Jesse Price was an ordinary guy, who died when he was 26 in a train accident in 1880 on Valentine’s Day. If there was speculation about his death being more suicide than accident, based on the day, let me put that to rest now. Price just died, in a way people just die.
He laid in the ground unbothered for quite some time. What he thought about, if anything, we don’t know.
This, though, we do. We know of a girl, a young girl, so desperate for good fortune, for her boyfriend to return from the war in one piece, that, in the middle of the night, she parked her car back behind the far wall, walked nervously up Oak Street (and for good reason; that part of town was, back then, not that safe even during the day) and, when she felt sure there were no cars about to come by,slinked over the fence.
She was looking for her family plot, to beg a dead great aunt for help.
But imagine, you’re in an ancient cemetery at nigh, stumbling around with only a small flashlight you need to keep pointed down if you don’t want to attract the attention of neighbors or the police. Every twig snap, every shadow shift, and soon she terrified out of her mind. And there, before her, was Mr. Price’s grave.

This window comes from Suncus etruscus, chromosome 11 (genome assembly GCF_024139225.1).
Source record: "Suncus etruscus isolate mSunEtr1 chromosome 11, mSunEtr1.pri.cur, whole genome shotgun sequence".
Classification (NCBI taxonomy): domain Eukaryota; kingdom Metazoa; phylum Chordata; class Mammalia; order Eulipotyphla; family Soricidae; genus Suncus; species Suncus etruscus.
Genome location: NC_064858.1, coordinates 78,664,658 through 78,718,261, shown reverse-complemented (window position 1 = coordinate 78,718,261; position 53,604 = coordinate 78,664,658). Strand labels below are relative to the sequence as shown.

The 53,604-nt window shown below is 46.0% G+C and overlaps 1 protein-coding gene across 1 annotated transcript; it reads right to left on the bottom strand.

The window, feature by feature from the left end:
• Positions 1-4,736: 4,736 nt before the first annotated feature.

“Oh, please,” she whispered, “For Christ’s sake, bring Donny home.” And then, she found a small stone near by and made a small cross on the back of his grave.
And this tells you a lot about the kind of person Mr. Price was, because Donny came home.
I was there with a medium on the annual October tour and when we walked by Mr. Price’s grave, she laughed.
“Oh my,” she said to no one in particular, “That hasn’t worked out.”
“What’s that?” I asked.
“Mr. Price feels very fondly towards these folks, who have worked so hard to clean the place up. He has, whenever someone has marked his grave, done the one thing he can think to keep them from marking it again.”
“He’s tried to make what they’ve asked for happen, so that they won’t come back.”
“Ah, I see what you mean. Has he considered stopping?”
“Not lately. By now, he kind of likes feeling useful again.”